The material well-being of Russians has improved over the past 10 years, and fewer people are barely making ends meet, according to a recent study by the Levada Center.
The survey polled 1,600 people in October and found that since 2002 the number of Russians easily capable of purchasing durable goods has increased from 7 percent to 19 percent. However, this segment is still unable to afford big-ticket items.
The poll also shows that half the population — a 17 percent increase from 2002 — now has enough money to buy groceries and clothing but still finds it difficult to purchase nonconsumable items.
The number of people who can afford groceries but find it less easy to purchase clothing has fallen from 42 percent to 22 percent, almost a twofold decrease.
Currently, 9 percent of residents barely make ends meet, according to the survey, which is an impressive 10 percent decrease over the past 10 years.
The poll also showed that the majority of Russians (64 percent) have no savings. If respondents did have savings, they would prefer to keep them in a savings bank (56 percent), in cash (29 percent) or in a commercial bank (10 percent).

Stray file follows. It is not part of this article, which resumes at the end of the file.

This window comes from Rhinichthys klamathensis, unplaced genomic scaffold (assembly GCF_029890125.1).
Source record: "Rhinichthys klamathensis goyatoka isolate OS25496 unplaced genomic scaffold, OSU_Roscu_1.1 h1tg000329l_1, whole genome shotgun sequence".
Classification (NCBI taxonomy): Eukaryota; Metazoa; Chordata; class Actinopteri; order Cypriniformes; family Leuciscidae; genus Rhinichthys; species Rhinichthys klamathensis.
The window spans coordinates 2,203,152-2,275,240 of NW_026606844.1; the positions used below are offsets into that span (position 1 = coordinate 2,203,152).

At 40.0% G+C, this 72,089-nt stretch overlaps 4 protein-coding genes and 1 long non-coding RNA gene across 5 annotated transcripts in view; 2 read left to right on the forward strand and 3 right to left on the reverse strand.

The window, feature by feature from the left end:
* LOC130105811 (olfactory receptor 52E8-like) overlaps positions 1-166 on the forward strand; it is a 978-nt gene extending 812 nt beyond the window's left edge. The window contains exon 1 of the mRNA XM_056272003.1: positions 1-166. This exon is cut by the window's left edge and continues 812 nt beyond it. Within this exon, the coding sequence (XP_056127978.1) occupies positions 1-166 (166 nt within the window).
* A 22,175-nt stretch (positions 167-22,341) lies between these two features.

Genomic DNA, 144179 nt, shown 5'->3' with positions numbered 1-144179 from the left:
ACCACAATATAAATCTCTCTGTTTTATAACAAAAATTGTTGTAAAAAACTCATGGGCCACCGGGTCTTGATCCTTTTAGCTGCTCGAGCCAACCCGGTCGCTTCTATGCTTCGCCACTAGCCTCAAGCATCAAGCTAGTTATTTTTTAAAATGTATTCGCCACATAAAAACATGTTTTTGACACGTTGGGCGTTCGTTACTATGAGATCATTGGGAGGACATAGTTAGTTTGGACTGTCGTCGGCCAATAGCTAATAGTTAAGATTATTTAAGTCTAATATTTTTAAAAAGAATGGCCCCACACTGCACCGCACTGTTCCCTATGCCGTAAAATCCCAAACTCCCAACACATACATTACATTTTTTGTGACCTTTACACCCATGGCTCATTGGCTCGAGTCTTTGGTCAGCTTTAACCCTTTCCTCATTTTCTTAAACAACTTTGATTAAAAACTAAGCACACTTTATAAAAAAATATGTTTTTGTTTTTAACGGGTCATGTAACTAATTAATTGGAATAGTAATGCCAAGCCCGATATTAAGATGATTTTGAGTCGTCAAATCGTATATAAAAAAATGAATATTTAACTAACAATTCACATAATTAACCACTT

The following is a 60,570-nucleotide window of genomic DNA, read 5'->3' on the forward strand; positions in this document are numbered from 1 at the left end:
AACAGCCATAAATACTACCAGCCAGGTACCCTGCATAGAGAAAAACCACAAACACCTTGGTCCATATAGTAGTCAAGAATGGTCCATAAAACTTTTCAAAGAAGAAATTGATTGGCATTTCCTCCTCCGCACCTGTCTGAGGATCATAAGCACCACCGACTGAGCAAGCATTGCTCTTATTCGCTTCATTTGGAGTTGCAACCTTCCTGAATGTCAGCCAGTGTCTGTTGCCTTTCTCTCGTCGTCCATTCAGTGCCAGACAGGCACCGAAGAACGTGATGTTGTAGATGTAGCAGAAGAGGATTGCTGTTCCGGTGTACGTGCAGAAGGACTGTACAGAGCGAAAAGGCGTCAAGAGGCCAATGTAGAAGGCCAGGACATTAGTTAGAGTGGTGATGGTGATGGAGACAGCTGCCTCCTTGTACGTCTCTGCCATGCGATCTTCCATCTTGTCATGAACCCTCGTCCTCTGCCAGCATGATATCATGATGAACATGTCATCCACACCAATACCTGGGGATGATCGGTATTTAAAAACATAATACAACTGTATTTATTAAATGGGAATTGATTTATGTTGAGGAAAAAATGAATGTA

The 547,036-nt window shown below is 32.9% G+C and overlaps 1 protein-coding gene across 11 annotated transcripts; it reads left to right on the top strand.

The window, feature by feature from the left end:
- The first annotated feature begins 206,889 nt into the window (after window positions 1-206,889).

Only 9 percent of respondents would keep their savings in U.S. dollars or euros, while 6 percent would keep their savings in the form of precious metals, antiques or pieces of art.
A significant percentage (38 percent) would put money aside just in case, roughly a fifth would like to save up for holidays, entertainment and leisure, and 20 percent would use their savings to pay for medical treatment.
The poll revealed that 17 percent of Russians are ready to cut spending to save up for expensive things such as an apartment or house, while 12 percent would like to buy a car and 11 percent to improve their education.
No margin of error was given for the poll, but Levada's surveys usually have a margin of 3.4 percentage points.